the pro-life movement had lied to me about a lot of things.”
Women deserve the kind of compassion PP showed in this case, not the slt shaming of the CPC worker. I realise that not all CPCs operate like this and that some working there genuinely care about rape victims and other such unfortunate individuals, and when they do I take my hat off to them. But when PP is kinder than a CPC I blush to associate myself with mainstream prolifism.
I’m not saying PP is kind all the time – far from it. What I am saying is that WE – WE – the prolifers – are supposed to be the upstanding model! And this is how we treat a damsel in distress. God help us. This is simply disgusting. What
we *ought to be doing is doing the generous things that compassionate CPC workers do plus interweave feminist thought and practice into our work! I don’t know why people can’t set up something similar to PP and the services PP claim to provide (including a domestic violence hotline and automatic professional counselling for rape and incest victims) without offering abortion if PP is to be defunded (I tend to prefer this option), or force PP to stop performing
abortions and offer contraceptives and sex education only. Wouldn’t it be the best of both worlds to combine the good elements that CPCs say they offer, and the good elements PP say they offer? No woman deserves to be told carrying a child is her responsibility because she was a slt ever. What women need to hear is their options. Do CPCs give options and help women so that they *don’t get abortions? I’d tend to say that the ones who genuinely try to fulfil these goals deserve to be commended for doing so. But this particular CPC woman only judged my friend SPF, who I deeply respect, and didn’t even try to help her. Also, women need to know that the only reason they should carry is that there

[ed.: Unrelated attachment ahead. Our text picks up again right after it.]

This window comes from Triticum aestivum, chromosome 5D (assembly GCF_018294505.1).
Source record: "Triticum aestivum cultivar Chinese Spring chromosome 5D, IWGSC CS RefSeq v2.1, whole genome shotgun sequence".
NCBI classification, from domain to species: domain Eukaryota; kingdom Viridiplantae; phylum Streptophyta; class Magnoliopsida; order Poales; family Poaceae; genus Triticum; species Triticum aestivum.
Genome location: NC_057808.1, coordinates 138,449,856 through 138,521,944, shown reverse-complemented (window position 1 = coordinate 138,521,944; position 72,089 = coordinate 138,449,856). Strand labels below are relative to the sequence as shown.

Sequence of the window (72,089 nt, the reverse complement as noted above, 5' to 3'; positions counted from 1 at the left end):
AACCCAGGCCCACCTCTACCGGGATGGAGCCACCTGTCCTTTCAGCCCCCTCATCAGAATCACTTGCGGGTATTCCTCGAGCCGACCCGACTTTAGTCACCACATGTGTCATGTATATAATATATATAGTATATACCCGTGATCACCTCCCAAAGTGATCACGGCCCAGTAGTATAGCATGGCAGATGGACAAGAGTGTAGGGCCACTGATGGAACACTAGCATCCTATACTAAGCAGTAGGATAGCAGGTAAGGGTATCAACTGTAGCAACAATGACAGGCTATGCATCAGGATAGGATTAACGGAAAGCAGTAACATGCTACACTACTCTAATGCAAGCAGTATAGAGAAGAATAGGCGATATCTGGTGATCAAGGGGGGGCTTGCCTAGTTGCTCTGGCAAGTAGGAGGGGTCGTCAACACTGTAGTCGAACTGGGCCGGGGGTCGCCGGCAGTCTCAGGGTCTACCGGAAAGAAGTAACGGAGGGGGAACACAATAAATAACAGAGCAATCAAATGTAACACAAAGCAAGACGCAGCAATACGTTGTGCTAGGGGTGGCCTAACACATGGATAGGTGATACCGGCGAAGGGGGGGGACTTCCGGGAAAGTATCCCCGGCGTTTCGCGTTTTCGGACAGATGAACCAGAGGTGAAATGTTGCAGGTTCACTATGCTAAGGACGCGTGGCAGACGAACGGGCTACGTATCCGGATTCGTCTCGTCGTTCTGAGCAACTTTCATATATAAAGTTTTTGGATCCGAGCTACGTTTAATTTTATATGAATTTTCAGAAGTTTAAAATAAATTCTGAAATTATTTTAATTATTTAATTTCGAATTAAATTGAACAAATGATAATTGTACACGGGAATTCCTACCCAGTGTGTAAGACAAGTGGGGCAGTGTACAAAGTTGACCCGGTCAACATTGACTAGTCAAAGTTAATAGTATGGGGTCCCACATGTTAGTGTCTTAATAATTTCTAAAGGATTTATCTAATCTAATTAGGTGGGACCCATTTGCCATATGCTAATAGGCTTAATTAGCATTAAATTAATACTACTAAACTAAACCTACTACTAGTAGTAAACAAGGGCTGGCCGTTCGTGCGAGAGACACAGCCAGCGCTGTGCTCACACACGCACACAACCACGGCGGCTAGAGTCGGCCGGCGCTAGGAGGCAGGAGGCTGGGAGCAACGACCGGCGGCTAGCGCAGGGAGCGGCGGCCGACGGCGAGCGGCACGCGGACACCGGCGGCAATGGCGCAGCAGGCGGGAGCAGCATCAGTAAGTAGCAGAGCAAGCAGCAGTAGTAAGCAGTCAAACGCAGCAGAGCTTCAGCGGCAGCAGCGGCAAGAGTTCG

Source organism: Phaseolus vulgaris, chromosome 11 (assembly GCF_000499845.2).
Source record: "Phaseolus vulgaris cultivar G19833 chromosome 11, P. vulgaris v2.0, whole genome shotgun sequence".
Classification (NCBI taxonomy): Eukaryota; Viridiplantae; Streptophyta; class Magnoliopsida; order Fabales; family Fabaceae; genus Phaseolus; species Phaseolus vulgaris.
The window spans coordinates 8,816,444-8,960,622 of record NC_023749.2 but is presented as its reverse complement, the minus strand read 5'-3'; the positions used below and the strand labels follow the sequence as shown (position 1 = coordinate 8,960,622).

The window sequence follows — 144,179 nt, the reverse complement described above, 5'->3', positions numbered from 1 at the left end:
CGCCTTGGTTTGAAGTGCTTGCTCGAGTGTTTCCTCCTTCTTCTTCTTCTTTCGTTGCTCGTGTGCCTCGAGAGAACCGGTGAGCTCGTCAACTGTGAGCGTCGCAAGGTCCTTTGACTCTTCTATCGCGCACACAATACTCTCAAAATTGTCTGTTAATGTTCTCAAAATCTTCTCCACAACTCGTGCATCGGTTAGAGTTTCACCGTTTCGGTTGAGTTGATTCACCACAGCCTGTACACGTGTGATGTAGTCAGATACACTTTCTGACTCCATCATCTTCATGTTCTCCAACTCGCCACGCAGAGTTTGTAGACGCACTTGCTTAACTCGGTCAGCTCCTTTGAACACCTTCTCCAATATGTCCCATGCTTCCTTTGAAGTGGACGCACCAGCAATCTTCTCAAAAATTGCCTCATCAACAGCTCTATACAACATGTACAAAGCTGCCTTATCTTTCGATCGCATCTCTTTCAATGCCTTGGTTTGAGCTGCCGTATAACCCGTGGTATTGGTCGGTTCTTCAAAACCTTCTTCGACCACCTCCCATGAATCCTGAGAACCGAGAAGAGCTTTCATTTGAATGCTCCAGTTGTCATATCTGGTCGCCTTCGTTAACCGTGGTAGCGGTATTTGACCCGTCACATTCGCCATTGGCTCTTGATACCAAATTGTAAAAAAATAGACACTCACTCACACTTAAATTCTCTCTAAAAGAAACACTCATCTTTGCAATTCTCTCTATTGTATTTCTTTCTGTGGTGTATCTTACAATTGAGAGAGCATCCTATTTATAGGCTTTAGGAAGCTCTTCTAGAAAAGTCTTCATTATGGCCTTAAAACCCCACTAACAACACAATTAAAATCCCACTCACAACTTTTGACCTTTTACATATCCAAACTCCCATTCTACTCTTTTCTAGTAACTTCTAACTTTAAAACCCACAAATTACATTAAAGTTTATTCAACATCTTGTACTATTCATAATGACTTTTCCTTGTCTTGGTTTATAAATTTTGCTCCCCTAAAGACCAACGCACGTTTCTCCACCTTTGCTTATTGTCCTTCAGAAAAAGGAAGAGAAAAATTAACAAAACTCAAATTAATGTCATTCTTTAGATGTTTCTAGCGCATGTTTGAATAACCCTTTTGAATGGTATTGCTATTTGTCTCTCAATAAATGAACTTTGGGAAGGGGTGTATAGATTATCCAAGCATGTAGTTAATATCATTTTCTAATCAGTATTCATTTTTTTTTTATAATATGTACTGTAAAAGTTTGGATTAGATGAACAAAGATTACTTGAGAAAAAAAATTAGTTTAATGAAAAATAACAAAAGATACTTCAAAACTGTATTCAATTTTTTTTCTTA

is no other way that the child can be kept alive, and that prolifers are willing and working to find a way where women won’t have to carry anymore without death to the child.
You know something?
We are losing people. Many are seeing through this stuff and becoming pro-“choice” because of it. I am genuinely curious as to what you believe about all this, about why we lose people to the other side.
As concerning the legality of abortion, I totally agree with your moral intuition. But I would prefer to call it “the conscience.” I’ll have a look on the link you shared, and we do share the illegality thing in common – we just seem to disagree on how it is to be done (although if I’m wrong about that you can correct me).
In regards to bodily autonomy analogies, I don’t see an inconsistency so much as a shameful attempt to justify wilful, brutal murder! It is truly pathetic to watch. They would totally have a point if technologies like artificial wombs had been invented, and do have a point when it comes to bodily autonomy. But none of it – none of it – justifies taking another person’s life ever, especially not in the way an unborn person dies in an abortion. See, in these kidney analogies, people have a chance to choose another person, and consent can be offered and withdrawn freely. But when it comes to
the unborn person the only way it can currently survive is to stay in the mother’s womb until viability. This is one reason why I believe it to be a pitiful attempt to justify the unjustifiable.
The hypocrisy of the medical profession also comes into play here. These people get very upset at the violation of bodily autonomy when dealing with a pregnant woman but don’t bat an eyelash when it comes to cases like Terri Schiavo’s or